Women In Othello Essay

1977 WordsNov 8, 20178 Pages
Throughout history, there have been social hierarchies imposed upon society. Perhaps one of the most influential was the imposition upon women during the Renaissance era. Women during the Renaissance patriarchy were expected to be proper, pure, and above all else, mindful of the men in their life. In her essay, “Women in Othello”, Farah Karim-Cooper argues that William Shakespeare’s play, Othello, creates complicated dynamics and roles for the women within it, due to the fact that Shakespeare himself did not believe that women fit easily within the roles that they had been assigned. This essay will seek to prove, in agreeance with Karim-Cooper, that Desdemona and Emilia do not, in fact, fit neatly into the boxes that the Renaissance…show more content…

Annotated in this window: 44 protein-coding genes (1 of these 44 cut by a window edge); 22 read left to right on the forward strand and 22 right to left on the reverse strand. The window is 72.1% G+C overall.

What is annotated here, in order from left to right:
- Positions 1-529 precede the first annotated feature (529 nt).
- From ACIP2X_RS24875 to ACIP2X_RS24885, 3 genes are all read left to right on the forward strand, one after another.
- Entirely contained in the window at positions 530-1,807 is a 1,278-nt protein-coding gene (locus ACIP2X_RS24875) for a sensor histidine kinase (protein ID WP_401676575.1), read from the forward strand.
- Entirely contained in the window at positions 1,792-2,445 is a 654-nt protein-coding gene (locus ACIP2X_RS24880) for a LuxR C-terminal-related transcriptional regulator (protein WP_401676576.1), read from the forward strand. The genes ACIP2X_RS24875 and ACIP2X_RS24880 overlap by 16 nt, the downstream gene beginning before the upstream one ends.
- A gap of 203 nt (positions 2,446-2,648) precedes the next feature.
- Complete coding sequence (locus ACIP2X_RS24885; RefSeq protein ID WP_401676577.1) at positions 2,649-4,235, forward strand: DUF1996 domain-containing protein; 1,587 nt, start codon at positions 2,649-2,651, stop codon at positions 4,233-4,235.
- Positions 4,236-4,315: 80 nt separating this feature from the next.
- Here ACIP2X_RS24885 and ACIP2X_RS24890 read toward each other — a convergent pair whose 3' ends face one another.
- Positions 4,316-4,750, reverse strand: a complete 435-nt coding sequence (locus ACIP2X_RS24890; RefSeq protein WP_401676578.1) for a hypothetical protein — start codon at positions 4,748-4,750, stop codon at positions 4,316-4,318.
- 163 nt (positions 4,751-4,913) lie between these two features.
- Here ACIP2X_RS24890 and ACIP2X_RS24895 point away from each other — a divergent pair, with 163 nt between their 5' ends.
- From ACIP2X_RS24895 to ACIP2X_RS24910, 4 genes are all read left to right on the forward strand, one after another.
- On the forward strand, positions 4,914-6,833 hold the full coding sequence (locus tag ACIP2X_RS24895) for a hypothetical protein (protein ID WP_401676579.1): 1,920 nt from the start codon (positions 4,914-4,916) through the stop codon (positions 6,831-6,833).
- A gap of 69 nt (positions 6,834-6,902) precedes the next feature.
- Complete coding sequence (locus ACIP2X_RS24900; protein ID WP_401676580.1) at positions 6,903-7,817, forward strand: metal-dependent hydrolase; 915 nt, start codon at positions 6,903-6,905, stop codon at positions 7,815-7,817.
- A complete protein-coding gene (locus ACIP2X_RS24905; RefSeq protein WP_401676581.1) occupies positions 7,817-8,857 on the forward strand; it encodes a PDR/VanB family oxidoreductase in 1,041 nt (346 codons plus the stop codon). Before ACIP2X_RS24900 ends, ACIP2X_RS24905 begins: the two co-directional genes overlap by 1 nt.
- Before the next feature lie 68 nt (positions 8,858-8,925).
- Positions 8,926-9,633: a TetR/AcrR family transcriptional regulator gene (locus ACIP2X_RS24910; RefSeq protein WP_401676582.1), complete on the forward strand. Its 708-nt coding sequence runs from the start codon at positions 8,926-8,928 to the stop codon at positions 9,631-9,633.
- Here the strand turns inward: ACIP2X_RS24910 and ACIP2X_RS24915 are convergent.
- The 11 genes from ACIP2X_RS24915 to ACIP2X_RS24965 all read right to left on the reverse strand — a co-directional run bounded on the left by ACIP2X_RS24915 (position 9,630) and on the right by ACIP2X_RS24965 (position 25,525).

Desdemona is originally portrayed to readers as beautiful beyond words, but also wicked, because she goes behind her father’s back in order to marry the Moor, Othello. In act 1, scene 3, Desdemona is brought before the Senate, the Duke, her father, and her new husband, Othello. The expectation of women during this period was, as Karim-Cooper puts it, that: “They should not speak very often, and certainly not about matters of state or important issues that only men would be able to discuss” (Karim-Cooper 1). Desdemona, contrary to the publicly imposed gender roles, spoke up when asked about what her intentions and feelings were. After her father accuses Othello of stealing his daughter, she says, My noble father,/ I do perceive here a divided duty./ To you I am bound for life and education;/ My life and education both do learn me/ How to respect you. You are the lord of duty;/ I am, hitherto, your daughter. But here’s my husband, / And so much duty as my mother showed/ To you, preferring you before her father,/ So much I challenge that I profess/ Due to the Moor my lord (1.3.179-88). By saying this to her audience of men, she directly goes against almost all the ways in which a woman was expected to act. In speaking up for herself and her marriage in front of such important men, she is throwing away the idea that women should be seen and not heard. She is also disappointing her father by saying that she is no longer loyal to him, but to her husband, Othello, whom
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